The ArgusSlaugham circular (From The Argus)

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Slaugham circular

The Argus: The ruins of Slaugham Place seen on the early part of the walk The ruins of Slaugham Place seen on the early part of the walk

1 - From the forecourt of the church of St Mary in Slaugham pass through the lychgate into the churchyard, walking around the west end and passing the church porch on the south side. Keep to the brick path, taking the half-right turning that cuts across the churchyard, passing beneath an ancient yew tree. (Ignore the right turning from the signpost, near the porch.) Leave the church grounds through a gate, descending half-right in Church Covert, heading towards a gate at the lower edge. Follow the enclosed path, with the ruins of Slaugham Place on the left.

The original stately home was built for Sir Walter Covert in the early 17th century and partly demolished in the 18th century, the ruins being all that remains. Famously, the staircase from the building finished up as part of Lewes Town Hall, via the Star Inn.

Continue to the bottom of the path, towards trees and scrub, turning right, following a high fence skirting around the property. Cross right over a footbridge and turn left, passing an outbuilding. In a few yards, near the entrance to The Moat House and a sign indicating the path direction just taken, turn right up a bank through scrub to a surfaced drive. Turn right up the drive, passing Slaugham Manor, descending past houses and partly demolished outbuildings.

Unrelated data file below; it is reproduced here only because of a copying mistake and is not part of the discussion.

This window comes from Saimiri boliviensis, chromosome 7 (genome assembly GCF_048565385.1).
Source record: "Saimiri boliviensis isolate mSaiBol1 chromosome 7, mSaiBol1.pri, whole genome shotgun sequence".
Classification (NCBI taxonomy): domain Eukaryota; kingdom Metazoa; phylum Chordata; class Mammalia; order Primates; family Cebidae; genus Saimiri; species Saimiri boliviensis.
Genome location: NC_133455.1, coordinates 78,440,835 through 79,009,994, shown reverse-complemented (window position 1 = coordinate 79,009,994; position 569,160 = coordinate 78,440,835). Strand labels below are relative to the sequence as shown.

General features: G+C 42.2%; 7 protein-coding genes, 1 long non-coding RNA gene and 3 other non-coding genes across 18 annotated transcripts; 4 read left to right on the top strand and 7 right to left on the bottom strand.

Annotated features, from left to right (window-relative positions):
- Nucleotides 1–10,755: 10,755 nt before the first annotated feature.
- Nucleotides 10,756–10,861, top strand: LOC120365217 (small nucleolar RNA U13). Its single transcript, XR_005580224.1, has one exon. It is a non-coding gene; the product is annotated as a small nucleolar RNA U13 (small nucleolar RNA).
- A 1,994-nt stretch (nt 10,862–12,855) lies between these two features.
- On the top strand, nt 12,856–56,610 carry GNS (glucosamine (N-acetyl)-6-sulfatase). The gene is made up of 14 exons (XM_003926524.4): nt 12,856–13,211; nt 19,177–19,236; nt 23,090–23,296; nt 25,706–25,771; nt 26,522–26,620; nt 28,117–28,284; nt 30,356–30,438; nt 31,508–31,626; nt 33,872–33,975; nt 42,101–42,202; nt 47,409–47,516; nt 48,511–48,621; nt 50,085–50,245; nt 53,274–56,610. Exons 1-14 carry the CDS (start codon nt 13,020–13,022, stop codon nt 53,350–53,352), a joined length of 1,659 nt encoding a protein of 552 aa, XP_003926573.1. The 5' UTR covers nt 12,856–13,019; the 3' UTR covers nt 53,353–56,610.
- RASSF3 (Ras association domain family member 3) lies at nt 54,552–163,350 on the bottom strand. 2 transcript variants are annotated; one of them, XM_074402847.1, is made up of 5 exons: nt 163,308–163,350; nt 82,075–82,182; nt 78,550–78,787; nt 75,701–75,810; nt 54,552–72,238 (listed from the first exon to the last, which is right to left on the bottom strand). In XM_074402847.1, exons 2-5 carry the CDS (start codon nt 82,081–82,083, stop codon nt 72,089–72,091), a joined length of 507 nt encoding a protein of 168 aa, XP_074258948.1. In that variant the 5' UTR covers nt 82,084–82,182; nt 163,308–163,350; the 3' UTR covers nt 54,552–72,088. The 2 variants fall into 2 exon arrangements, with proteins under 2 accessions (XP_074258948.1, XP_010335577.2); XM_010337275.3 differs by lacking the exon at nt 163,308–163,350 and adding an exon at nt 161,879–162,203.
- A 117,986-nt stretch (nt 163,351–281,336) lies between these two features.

2 - From a footpath sign beside a parking area, keep direction for a few yards to a second sign and take the right branch along the southern edge of Slaugham Mill Pond. The pond is fed by headwaters of the River Ouse.

The enclosed path follows the shoreline of the pond for about 400 yards, with glimpses across the waters from angling pitches. Towards the end of the lake turn left over a stile, walking beside a fence to cross a double stile and plank bridge on the right.

Turn left, following the uphill path towards farm buildings. At the top of the climb cross to a farmyard, continuing ahead through a gap between barns. At the far side, take a few paces left, locate a continuing path, going right, behind outbuildings and descend beside paddock fencing to a junction of farm tracks.

3 - Go half-right, through a hedge opening, turning right along a field edge. Walk ahead for about 100 yards and, as the field-edge track veers right, bear slightly left, walking up the hill ahead on a trodden path. The ascent steepens for a short distance, passing across the hilltop to a kissing gate on to Slaugham Lane.

Turn left along the pavement for 350 yards, keeping safely to the road edge where necessary, to the crossroads in Warninglid. Cross to The Street – The Half Moon pub is on the left – and continue through the village.

In 1850 Alfred Lord Tennyson took a house in Warninglid but it did not suit the newly married poet, who was appointed Poet Laureate in that year, and after a brief stay he returned to the capital. In 200 yards, beside Herring Cottages on the left, turn left on to a public footpath.

4 - The path passes Herrings Barn, bearing right, crossing a stile and maintaining direction beside allotments. Keep ahead, crossing a stile on to a woodland path leading to a rustic metal kissing gate in 75 yards, and entering a sloping meadow.